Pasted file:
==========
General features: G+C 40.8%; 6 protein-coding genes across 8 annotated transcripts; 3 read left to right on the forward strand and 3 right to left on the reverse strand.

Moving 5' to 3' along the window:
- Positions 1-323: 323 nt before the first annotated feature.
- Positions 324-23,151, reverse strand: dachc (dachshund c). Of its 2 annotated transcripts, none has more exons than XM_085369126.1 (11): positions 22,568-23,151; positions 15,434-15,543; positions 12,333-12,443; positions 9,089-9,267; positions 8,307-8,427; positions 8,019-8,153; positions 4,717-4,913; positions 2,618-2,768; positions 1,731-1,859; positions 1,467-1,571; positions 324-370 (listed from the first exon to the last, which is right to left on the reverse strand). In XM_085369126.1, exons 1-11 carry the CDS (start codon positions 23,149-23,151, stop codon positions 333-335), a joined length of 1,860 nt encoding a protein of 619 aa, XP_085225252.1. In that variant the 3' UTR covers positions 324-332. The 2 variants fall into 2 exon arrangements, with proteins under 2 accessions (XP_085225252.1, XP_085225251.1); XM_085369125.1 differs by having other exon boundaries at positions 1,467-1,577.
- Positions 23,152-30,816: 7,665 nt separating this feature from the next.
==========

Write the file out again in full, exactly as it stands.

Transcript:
General features: G+C 40.8%; 6 protein-coding genes across 8 annotated transcripts; 3 read left to right on the forward strand and 3 right to left on the reverse strand.

Moving 5' to 3' along the window:
- Positions 1-323: 323 nt before the first annotated feature.
- Positions 324-23,151, reverse strand: dachc (dachshund c). Of its 2 annotated transcripts, none has more exons than XM_085369126.1 (11): positions 22,568-23,151; positions 15,434-15,543; positions 12,333-12,443; positions 9,089-9,267; positions 8,307-8,427; positions 8,019-8,153; positions 4,717-4,913; positions 2,618-2,768; positions 1,731-1,859; positions 1,467-1,571; positions 324-370 (listed from the first exon to the last, which is right to left on the reverse strand). In XM_085369126.1, exons 1-11 carry the CDS (start codon positions 23,149-23,151, stop codon positions 333-335), a joined length of 1,860 nt encoding a protein of 619 aa, XP_085225252.1. In that variant the 3' UTR covers positions 324-332. The 2 variants fall into 2 exon arrangements, with proteins under 2 accessions (XP_085225252.1, XP_085225251.1); XM_085369125.1 differs by having other exon boundaries at positions 1,467-1,577.
- Positions 23,152-30,816: 7,665 nt separating this feature from the next.